|Submission Date||May 12, 2017|
James Madison University
OP-8: Sustainable Dining
|2.00 / 2.00||
Does the institution or its primary dining services contractor have a published sustainable dining policy?:
A brief description of the sustainable dining policy:
JMU Dining Services strives to become more sustainable and efficient in their everyday operations. We work to reduce our environmental footprint while delivering exceptional service results. We also offer expertise and practical solutions to our campus partners to help them reduce their environmental impacts. Our goals are to develop and implement long-term environmental stewardship programs and policies within the areas of sustainable food; responsible procurement; green buildings; energy and water conservation; transportation; and waste stream management. These programs and policies are called "Green Thread" as they weave throughout our business operations every day.
Does the institution or its primary dining services contractor source food from a campus garden or farm?:
A brief description of the program to source food from a campus garden or farm:
Note: Food from the Madison Garden (on campus) is donated to the local food bank.
Does the institution or its primary dining services contractor host a farmers market, community supported agriculture (CSA) or fishery program, and/or urban agriculture project, or support such a program in the local community?:
A brief description of the farmers market, CSA or urban agriculture project:
Fall Farmers Markets are organized and hosted by Dining Services; students are allowed to use dining and flex in addition to cash. Our sustainability coordinator works with local vendors to encourage awareness of our local farming community.
Does the institution or its primary dining services contractor have a vegan dining program that makes diverse, complete-protein vegan options available to every member of the campus community at every meal?:
A brief description of the vegan dining program:
Residential dining offers meatless chicken, meatless beefy crumbles, and vegan garden burgers for lunch and dinner daily. Both Ehall and Dhub residential locations offer rotation vegan entrees that incorporate tofu, meatless chicken, meatless beefy crumbles and hummus as the complete-protein. Food courts have meatless chicken and hummus available at delis. Our grab and go program offers vegan options that change every two weeks to offer variety.
Students wanting to learn more about vegan options on campus can meet with our Registered Dietitian to find diverse, complete-protein vegan options or utilize our Vegan/ Vegetarian dining guide. The guide highlights all of the vegan and vegetarian options at each location.
Does the institution or its primary dining services contractor host low impact dining events (e.g. Meatless Mondays)?:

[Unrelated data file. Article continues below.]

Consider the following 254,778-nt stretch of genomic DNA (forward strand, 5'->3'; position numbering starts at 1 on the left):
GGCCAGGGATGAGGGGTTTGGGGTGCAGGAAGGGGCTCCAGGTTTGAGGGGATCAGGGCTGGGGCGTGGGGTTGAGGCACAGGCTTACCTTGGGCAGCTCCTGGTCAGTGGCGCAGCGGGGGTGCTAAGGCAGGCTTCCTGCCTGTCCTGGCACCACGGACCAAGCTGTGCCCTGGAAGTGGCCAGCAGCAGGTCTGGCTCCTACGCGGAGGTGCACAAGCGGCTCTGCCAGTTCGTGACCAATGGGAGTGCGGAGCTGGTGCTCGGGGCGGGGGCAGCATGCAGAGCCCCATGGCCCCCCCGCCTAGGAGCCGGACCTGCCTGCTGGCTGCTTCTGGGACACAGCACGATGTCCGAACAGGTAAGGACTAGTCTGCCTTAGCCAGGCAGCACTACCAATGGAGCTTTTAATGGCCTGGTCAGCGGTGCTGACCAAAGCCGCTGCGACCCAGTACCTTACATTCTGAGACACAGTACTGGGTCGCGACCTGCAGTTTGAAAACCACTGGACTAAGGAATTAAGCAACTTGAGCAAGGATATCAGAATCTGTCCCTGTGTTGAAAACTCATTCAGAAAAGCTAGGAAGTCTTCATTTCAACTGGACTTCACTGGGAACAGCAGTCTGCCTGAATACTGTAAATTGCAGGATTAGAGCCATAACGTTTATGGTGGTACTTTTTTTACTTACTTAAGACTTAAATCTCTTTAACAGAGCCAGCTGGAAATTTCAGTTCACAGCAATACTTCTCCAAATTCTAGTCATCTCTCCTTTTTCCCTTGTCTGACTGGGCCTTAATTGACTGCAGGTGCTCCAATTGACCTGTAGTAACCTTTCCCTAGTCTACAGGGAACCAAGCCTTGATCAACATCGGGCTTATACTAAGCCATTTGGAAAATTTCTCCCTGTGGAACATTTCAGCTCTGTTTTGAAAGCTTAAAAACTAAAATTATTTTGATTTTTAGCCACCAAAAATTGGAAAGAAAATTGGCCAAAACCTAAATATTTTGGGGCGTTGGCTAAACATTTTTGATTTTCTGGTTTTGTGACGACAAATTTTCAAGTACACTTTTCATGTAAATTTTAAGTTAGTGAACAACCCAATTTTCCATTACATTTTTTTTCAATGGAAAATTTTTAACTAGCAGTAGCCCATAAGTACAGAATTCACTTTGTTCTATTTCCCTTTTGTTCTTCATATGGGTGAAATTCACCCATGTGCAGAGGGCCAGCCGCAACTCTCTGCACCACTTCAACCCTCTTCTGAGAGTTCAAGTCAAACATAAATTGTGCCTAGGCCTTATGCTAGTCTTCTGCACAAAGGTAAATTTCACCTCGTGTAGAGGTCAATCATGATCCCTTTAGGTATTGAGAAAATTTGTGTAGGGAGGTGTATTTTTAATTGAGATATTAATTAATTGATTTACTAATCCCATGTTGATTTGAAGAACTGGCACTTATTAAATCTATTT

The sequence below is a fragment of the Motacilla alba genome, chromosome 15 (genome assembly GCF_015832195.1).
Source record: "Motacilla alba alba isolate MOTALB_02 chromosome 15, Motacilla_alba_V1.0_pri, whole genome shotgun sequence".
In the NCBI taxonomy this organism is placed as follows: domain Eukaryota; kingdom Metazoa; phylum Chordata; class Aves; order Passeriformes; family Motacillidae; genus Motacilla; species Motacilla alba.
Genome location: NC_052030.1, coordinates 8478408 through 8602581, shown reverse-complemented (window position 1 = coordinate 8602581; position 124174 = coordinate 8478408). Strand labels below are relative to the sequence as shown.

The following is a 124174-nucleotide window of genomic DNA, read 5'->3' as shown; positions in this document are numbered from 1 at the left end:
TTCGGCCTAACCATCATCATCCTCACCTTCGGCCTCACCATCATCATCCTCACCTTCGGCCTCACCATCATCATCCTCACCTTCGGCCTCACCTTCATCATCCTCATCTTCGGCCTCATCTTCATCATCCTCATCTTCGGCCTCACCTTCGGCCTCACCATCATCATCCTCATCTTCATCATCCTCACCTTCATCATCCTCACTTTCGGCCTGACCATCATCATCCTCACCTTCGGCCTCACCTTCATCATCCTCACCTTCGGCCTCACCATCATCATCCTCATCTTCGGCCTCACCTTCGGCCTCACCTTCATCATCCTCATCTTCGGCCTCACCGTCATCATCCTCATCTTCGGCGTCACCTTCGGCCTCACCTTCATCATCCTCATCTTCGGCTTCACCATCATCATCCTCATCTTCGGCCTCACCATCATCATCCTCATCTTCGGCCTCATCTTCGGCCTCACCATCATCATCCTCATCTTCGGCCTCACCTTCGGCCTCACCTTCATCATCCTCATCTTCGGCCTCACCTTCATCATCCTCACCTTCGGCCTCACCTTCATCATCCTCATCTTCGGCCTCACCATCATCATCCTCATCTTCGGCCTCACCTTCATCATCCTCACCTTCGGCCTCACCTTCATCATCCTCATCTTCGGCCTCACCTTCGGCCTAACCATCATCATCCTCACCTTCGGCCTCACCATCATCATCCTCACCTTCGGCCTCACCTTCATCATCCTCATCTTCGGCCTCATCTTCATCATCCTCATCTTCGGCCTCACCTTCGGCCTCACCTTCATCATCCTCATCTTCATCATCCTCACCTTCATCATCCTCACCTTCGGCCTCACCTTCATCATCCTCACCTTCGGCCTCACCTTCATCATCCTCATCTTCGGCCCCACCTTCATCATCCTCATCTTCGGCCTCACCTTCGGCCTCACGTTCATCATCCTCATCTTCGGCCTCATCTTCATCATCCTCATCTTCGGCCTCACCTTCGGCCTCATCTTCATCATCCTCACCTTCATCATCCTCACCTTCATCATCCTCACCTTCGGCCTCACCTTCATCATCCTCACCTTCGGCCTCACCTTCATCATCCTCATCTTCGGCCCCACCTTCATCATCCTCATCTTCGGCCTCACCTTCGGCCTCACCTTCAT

A brief description of the low impact dining events:
JMU Dining is committed to reducing its carbon footprint through the Meatless Monday movement. Each food item an individual consumes has a carbon footprint or carbon output associated with its production and consumption. The production of meats and animal by-products are responsible for higher carbon, greater water usage, and more greenhouse gas emissions than fruits and vegetables. Dining Services emphasizes this campaign in the dining halls and retail locations by increasing vegetarian options and promoting a healthy lifestyle.
Does the institution or its primary dining services contractor host sustainability-themed meals (e.g. local harvest dinners)?:
A brief description of the sustainability-themed meals:
Throughout both the fall and spring semesters, JMU Dining Services hosts multiple sustainability-themed meals and Farm-to-Fork dinners. Examples of the sustainability focused meals include but not limited to: Meatless Mondays, Sustainable Seafood meals (sourced from MSC), and meals highlighting local farmers in the region. The Farm-to-Fork themed meals source many local products, with local vendors brought in to promote their specific product to the students.
Does the institution or its primary dining services contractor host a sustainability-themed food outlet on-site, either independently or in partnership with a contractor or retailer?:
A brief description of the sustainability-themed food outlet:
JMU Dining Services has a retail dining location on campus that sources locally whenever possible. The location, Bistro 1908, sources local, 100% grass-fed beef all year round and local products, when seasonally available from a local food distributor called the Local Food Hub. In addition, Bistro 1908 offers vegan and vegetarian burgers sourced from a local vendor, No Bull Burgers. Bistro 1908 participates in Meatless Mondays and will invite local vendors in throughout the school year to promote their products.
Does the institution or its primary dining services contractor inform customers about low impact food choices and sustainability practices through labeling and signage in dining halls?:
A brief description of the sustainability labeling and signage in dining halls:
Does the institution or its primary dining services contractor engage in outreach efforts to support learning and research about sustainable food systems?: